The conservative base of the Republican Party is ready to follow leaders who it knows will fight. Unfortunately, most Republican leaders today are go-along-to-get-along collaborationists awaiting their return to the head of the public trough.
Because they ran such candidates in 1992, 1996 and 2008, Republicans were beaten four times by a self-admitted draft dodger and an articulate but inexperienced naïf whose past remains a cypher.
Twelve Republican senators (including geriatric, half-hearted 2008 presidential campaigner John McCain) and 169 GOP House members (including local Reps. Charlie Dent and Jim Gerlach) voted in favor of the Rep. Paul Ryan-Sen. Patty Murray budget "compromise" that eases the mandatory legislated spending caps (sequester) imposed by Congress in 2011 and allows a $63 billion increase in the discretionary budget, but does nothing to reform entitlement programs, the main contributors to growing deficits and debt. The deal also raises certain "fees" — also known as taxes.
The deal is fiscally irresponsible and out of phase with traditional GOP values, but it allows big-government, establishment Republicans to re-open the spending spigot to which they are as addicted as Democrats.
Arguably worse, at least for Republican electoral prospects, the dull GOP House Speaker, John Boehner, publicly castigated the party’s conservative base for standing on its principles in the face of this deal, opening a divide between an energetic base Republicans need, but whose principles remain clear, and elected Republicans whose motives — and principles — are in doubt.
Both liberal Democrats and establishment Republicans are working assiduously to slander and discredit the conservative grassroots. But, in the end, reality trumps rhetoric.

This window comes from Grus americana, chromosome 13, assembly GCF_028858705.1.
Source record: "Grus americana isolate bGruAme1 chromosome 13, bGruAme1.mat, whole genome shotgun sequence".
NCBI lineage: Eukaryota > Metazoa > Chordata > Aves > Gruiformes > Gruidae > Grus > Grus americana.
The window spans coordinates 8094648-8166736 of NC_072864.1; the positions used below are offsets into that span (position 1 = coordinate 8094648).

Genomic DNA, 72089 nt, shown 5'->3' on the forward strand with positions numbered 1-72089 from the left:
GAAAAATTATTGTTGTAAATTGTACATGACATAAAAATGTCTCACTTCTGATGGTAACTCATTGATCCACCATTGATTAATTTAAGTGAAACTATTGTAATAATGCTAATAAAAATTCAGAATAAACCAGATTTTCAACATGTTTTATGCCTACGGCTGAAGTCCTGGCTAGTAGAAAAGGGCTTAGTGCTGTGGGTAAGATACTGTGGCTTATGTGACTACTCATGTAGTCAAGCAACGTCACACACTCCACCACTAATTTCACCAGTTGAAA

The grassroots conservatives have a much firmer grasp of America’s fiscal problems than the political class that created those problems. Big-government politicians have used government power to provide financial benefits to favored constituencies and interest groups and made financial promises America can’t keep, which will, if unreformed, lead the nation to economic ruin.
David Kahane wrote (from the left): "(T)here’s nothing wrong with either the conservative or Republican base. Frankly, you guys terrify us, you and your damn fascist Tea Parties. Is there anything more frightening than seas of grandmothers waving American flags and singing ‘patriotic’ songs? I don’t think so. But the bozos driving your clown car need a complete upgrading in order to meet the new challenges of the 21st century, and one that current crop of ‘leaders’ is simply not up to. … If there’s one lesson you need to learn from the debacle of 2008, it’s this: never, ever, ever again nominate a man who tells you he’d rather lose honorably than punch our lights out."
National Review’s Michael Walsh observed that the Ryan-Murray deal "should serve to stiffen the resolve of conservatives to capture the levers of the Republican party — even if it takes a few (more) years in the electoral wilderness."
Dent, Gerlach and other GOP lifers tell us that Republicans must win elections in order to "do things" that meet their "conservative" principles and restore America, when, in fact, they have again contributed to America’s demise.
"Beware of false prophets, who come to you in sheep’s clothing. … You will know them by their fruits." (Matthew 7:15,16)